Luxury homes in some of Los Angeles’ wealthiest communities depreciated dramatically each day they spent on the market in 2017, dropping far faster than other homes in the country. In other words, if you’re selling a luxury house in neighborhoods like Bel Air or Holmby Hills, try to close the deal fast.
The top 10 sales in the tony neighborhoods dropped roughly $44,000 per day on the market, averaging a sales price of around $24.4 million last year. That’s 70 percent of the original asking price after an average of 251 days on the market, according to data collected by the firm Concierge Auctions.
“The data shows that a property either sells very quickly out of the gate for a high percentage of its asking price, or it lingers on the market and sells at a much later date for a much lesser percentage of the original listing price,” Concierge Auctions president Laura Brady told the Wall Street Journal.
For example, homes in San Francisco spent an average of just 55 days on the market and sold for 95.3 percent of their original asking price, a drop of $11,600 per day.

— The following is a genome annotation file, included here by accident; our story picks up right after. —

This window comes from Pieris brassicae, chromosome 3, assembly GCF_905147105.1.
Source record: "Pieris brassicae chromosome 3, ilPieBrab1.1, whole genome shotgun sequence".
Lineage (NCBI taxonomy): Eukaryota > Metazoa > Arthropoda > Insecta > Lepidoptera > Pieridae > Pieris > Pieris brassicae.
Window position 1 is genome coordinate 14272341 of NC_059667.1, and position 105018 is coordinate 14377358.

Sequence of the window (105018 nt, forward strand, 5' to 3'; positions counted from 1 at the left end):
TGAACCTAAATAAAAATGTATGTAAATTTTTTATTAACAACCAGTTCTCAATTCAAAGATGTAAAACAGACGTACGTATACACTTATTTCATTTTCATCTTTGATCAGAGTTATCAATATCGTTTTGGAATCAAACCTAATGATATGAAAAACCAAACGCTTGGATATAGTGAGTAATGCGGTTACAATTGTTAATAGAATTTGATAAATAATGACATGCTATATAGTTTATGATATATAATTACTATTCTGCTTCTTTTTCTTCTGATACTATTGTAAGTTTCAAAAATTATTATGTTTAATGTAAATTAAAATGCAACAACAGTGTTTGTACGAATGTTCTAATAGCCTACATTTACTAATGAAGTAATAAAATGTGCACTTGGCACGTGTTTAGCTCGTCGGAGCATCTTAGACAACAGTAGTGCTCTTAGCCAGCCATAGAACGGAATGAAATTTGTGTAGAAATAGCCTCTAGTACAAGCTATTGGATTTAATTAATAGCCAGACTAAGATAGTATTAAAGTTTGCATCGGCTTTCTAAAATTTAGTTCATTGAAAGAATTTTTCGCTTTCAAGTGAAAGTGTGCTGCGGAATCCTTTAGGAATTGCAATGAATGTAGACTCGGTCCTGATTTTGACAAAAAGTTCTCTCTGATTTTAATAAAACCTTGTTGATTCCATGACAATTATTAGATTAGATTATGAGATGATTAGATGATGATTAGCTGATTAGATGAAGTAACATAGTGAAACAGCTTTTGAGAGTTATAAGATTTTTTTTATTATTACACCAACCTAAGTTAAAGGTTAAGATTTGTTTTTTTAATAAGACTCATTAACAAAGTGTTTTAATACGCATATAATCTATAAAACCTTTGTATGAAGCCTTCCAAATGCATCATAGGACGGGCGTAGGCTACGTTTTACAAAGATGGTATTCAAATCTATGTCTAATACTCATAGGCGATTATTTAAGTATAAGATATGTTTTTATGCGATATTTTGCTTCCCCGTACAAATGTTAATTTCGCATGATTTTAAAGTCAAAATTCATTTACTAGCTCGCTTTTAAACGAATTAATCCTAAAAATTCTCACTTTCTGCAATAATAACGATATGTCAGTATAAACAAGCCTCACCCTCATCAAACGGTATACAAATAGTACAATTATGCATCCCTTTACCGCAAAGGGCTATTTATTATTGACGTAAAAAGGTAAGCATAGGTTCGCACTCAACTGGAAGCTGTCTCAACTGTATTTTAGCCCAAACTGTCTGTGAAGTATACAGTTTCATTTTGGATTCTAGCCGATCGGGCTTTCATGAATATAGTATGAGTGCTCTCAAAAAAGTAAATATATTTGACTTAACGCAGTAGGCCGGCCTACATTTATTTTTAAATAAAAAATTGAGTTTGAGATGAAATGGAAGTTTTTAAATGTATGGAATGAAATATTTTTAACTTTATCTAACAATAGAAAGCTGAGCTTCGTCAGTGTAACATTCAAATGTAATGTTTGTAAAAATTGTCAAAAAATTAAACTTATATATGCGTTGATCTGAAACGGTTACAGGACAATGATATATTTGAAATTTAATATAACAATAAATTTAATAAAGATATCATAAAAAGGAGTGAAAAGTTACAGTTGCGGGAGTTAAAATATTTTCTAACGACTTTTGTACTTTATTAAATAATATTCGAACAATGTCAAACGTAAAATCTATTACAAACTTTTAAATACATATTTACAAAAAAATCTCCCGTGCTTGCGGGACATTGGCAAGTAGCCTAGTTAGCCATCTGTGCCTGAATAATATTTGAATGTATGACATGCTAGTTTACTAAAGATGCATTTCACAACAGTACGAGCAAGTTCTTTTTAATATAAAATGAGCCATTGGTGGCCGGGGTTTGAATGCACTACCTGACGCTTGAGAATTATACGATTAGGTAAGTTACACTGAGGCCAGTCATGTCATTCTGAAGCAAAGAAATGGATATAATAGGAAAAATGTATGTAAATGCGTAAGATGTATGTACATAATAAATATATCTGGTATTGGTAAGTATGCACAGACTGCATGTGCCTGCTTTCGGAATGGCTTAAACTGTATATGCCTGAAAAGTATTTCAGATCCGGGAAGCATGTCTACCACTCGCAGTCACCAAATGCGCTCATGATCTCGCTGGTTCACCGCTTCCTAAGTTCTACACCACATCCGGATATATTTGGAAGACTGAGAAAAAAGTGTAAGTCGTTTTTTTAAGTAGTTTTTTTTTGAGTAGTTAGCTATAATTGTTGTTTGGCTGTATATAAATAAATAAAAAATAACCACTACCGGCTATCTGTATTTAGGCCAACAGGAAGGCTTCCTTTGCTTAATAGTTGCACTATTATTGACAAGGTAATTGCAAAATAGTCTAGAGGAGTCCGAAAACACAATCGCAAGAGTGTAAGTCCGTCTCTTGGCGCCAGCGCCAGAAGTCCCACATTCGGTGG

The drop in Bel Air and Holmby Hills was by the far the most significant daily decline of any area the firm studied. Both neighborhoods have some of the highest sales in L.A. and also some of its most ambitious spec projects. That includes Niles’ Niami’s mind-bending $500 million spec home, The One, that’s on the market in Bel Air.
Neighboring Brentwood saw the next highest daily drop — around $25,000 per day during an average of 154 days on the market. Beverly Hills, Malibu, and Orange County all saw significant price drops in homes the longer they remained on the market.
Homes in South Florida markets also saw declines. The top 10 sales in Miami spent the longest average time on the market — 608 days — and dropped $17,600 per day to close at 68.2 percent of their original asking prices. The top 10 sales in Palm Beach spent almost 16 months on the market and sold for around 73 percent of their original asking price, a daily drop of around $22,400. [WSJ] — Dennis Lynch